5. What are the non-federal audit requirements for the eligible state or local subgrantees?
Grantees and subgrantees are responsible for obtaining audits in accordance with the Single Audit Act Amendments of 1996 (31 U.S.C. 7501-7507), and revised OMB Circular A-133. On July 28, 2003, the new threshold requirement for states, local governments, and non-profit organizations was increased to $500,000 from $300,000, according to the recent amendments to OMB Circular No. A-133. Those audit requirements apply to a state and its subgrantees that expend $500,000 or more in federal awards, in a fiscal year. This provision is only one of many monitoring tools available to the agency. Grantee monitoring should occur throughout the year rather than relying solely on a once-a-year audit. Other monitoring tools include reviewing grantees’ financial and performance reports, and performing site visits to review programmatic records and observe operations. (OMB Circular A-133; 34 CFR Part 80.26)TOP
6. Can revisions be made to a state plan?
When changes in conditions or other factors require substantial revisions to an approved state plan, the eligible agency shall submit the revisions to the state plan to the Secretary. Prior to submitting the revisions, the eligible agency must submit the state plan and any revisions, to the Governor for review and comment. Copies of the Governor’s comments must be forwarded to OVAE. Also, if the Governor has no comments, please notify OVAE of that decision in writing. (Sections 224(c) and (d) of AEFLA)TOP
7. Will states be penalized if they don’t meet their projected performance outcomes? Can these be renegotiated?
States will not be penalized if they do not meet their projected performance outcomes. However, they will not be eligible for incentive grants (Section 503), because incentive grants go only to states that exceed the state adjusted levels of performance for WIA Title I and Title II. If unanticipated circumstances arise in a state resulting in a significant change in factors described in Section 212, the eligible agency may request an opportunity to renegotiate adjusted levels of performance. (Section 212(b)(3)(A)(iv) of AEFLA)TOP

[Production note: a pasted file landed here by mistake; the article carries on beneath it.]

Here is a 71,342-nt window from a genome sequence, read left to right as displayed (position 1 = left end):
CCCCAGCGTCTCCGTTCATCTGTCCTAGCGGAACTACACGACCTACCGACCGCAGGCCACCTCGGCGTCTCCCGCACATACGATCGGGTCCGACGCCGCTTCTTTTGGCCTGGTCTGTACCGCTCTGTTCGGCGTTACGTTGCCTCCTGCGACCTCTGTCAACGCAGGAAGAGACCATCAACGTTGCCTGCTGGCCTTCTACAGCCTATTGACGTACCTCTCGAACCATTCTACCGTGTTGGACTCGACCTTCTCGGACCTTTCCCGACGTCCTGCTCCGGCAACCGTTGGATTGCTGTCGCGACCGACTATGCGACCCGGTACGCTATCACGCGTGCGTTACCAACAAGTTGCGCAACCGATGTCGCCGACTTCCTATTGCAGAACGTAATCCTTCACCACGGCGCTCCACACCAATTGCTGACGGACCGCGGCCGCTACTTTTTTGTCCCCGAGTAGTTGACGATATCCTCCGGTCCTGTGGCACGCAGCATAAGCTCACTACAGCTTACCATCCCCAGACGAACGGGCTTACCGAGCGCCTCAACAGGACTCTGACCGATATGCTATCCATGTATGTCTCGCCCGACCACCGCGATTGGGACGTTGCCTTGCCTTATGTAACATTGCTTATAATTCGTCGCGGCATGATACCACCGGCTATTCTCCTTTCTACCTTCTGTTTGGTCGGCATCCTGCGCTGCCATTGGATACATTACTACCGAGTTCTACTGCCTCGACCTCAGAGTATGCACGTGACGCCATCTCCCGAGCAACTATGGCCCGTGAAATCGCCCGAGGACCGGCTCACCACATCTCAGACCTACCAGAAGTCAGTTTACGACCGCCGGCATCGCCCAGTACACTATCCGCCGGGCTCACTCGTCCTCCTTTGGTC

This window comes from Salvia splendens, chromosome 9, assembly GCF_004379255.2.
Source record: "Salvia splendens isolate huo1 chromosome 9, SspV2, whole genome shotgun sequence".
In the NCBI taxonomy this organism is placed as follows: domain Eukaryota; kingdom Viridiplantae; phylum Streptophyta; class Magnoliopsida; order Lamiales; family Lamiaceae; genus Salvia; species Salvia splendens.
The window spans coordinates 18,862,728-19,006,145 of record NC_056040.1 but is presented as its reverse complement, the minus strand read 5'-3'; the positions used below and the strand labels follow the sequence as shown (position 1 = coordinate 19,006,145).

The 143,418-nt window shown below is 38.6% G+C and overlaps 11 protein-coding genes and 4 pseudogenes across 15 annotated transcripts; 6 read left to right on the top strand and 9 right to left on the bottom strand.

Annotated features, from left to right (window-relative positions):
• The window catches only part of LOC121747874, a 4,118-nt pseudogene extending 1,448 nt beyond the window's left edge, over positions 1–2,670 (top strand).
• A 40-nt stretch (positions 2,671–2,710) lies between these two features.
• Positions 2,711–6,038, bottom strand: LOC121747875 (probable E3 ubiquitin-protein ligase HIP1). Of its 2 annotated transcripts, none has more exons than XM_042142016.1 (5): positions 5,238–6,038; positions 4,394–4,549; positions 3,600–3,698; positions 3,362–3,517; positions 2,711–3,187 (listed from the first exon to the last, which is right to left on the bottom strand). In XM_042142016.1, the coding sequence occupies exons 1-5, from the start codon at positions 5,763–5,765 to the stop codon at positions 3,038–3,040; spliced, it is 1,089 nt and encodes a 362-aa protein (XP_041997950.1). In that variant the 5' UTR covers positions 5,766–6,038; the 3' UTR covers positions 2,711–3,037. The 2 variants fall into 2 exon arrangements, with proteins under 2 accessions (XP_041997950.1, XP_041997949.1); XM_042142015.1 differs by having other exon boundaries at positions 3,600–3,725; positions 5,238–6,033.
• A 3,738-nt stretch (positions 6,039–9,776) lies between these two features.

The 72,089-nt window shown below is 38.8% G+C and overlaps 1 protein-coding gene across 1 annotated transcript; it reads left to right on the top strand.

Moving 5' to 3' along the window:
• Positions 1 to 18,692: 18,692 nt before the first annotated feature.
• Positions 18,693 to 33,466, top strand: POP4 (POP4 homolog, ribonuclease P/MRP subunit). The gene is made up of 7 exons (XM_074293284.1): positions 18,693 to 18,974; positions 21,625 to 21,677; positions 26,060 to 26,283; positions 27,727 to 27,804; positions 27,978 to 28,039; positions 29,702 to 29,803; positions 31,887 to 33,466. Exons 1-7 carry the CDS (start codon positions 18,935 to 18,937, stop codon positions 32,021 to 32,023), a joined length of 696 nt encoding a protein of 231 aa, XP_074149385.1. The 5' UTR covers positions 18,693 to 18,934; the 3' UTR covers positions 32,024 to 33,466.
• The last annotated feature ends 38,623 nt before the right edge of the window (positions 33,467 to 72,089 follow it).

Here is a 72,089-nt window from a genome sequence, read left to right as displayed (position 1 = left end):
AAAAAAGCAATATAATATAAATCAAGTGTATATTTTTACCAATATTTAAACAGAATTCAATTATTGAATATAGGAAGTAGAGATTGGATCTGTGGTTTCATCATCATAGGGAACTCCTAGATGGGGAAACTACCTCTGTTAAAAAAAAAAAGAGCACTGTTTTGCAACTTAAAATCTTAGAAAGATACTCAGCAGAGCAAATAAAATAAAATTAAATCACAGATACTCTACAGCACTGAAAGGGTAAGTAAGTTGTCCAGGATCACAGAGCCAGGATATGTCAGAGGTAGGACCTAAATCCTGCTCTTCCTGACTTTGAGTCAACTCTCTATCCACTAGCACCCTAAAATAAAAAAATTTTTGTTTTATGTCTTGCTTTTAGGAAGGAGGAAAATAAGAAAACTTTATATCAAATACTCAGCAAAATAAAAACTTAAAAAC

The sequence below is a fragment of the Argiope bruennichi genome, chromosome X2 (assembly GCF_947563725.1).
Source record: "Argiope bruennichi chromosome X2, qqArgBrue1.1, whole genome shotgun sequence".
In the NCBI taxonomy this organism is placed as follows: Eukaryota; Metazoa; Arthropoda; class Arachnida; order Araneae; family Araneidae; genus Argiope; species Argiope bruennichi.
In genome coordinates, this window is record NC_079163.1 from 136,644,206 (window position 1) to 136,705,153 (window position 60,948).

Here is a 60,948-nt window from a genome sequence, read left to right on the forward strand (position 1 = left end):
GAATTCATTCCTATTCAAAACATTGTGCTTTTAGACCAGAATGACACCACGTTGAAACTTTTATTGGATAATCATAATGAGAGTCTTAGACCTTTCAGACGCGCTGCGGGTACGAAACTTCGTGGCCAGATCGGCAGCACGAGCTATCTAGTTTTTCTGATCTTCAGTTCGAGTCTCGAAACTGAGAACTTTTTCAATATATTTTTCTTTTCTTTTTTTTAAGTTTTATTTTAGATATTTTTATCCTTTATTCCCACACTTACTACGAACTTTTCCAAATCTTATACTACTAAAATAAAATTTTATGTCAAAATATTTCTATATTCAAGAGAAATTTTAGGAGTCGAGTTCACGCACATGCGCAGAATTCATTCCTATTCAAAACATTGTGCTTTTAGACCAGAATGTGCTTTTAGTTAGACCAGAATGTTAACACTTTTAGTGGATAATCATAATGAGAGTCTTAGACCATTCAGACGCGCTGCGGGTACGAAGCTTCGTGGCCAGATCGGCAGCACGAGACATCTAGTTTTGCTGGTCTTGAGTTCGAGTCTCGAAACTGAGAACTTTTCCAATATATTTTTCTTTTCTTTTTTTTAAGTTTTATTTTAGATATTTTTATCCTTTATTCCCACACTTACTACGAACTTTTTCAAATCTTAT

8. What are the requirements concerning copyright provisions?
The federal awarding agency reserves a royalty-free, nonexclusive, and irrevocable license to reproduce, publish or otherwise use, and to authorize others to use, for federal government purposes the copyright in any work developed under a federal grant, subgrant, or contract under a grant, or subgrant. (34 CFR Part 80.34)TOP
9. What can the awarding agency do if a grantee or subgrantee fails to comply with the terms of an award?
If a grantee or subgrantee materially fails to comply with any term of an award, whether stated in a federal statute or regulation, an assurance, in a state plan or application, a notice of award or elsewhere, the awarding agency may temporarily withhold cash payments pending correction of the deficiency by the grantee or subgrantee. The agency may take more severe enforcement action, or wholly or partly suspend, or terminate the current award for the grantee’s or subgrantee’s program. (34 CFR Part 80.43)TOP
10. How long must grantees keep programmatic and fiscal records?
Records must be retained for three years from the date the final financial report is submitted. When grant support is continued or renewed, the retention period for each funding period starts on the date the grantee or subgrantee submits its single or last expenditure report for that period to the awarding agency. If any litigation, claim, negotiation, audit or other action involving the records has been started before the expiration of the three-year period, the records must be retained until completion of the action and resolution of all issues which arise from it, or until the end of the regular three-year period, whichever is later. (34 CFR Part 80.42)TOP
11. When are financial reports required to be submitted?
There are two financial reports required under AEFLA. The Initial Federal Financial Report (FFR) for the first 15 months of the grant is due 90 days after the initial grant period terminates, resulting in a December 31 deadline for submission. The Final FFR for all expenditures including the final 12-monthperiod of the grant, is due 90 days after the expiration of the grant, resulting in a December 31 deadline for submission. This report will cover the entire 27 months allowed for obligation of federal adult education funds (for example, July 1, 2013 through September 30, 2015). (34 CFR Part 80.41)
We review reports to ensure that: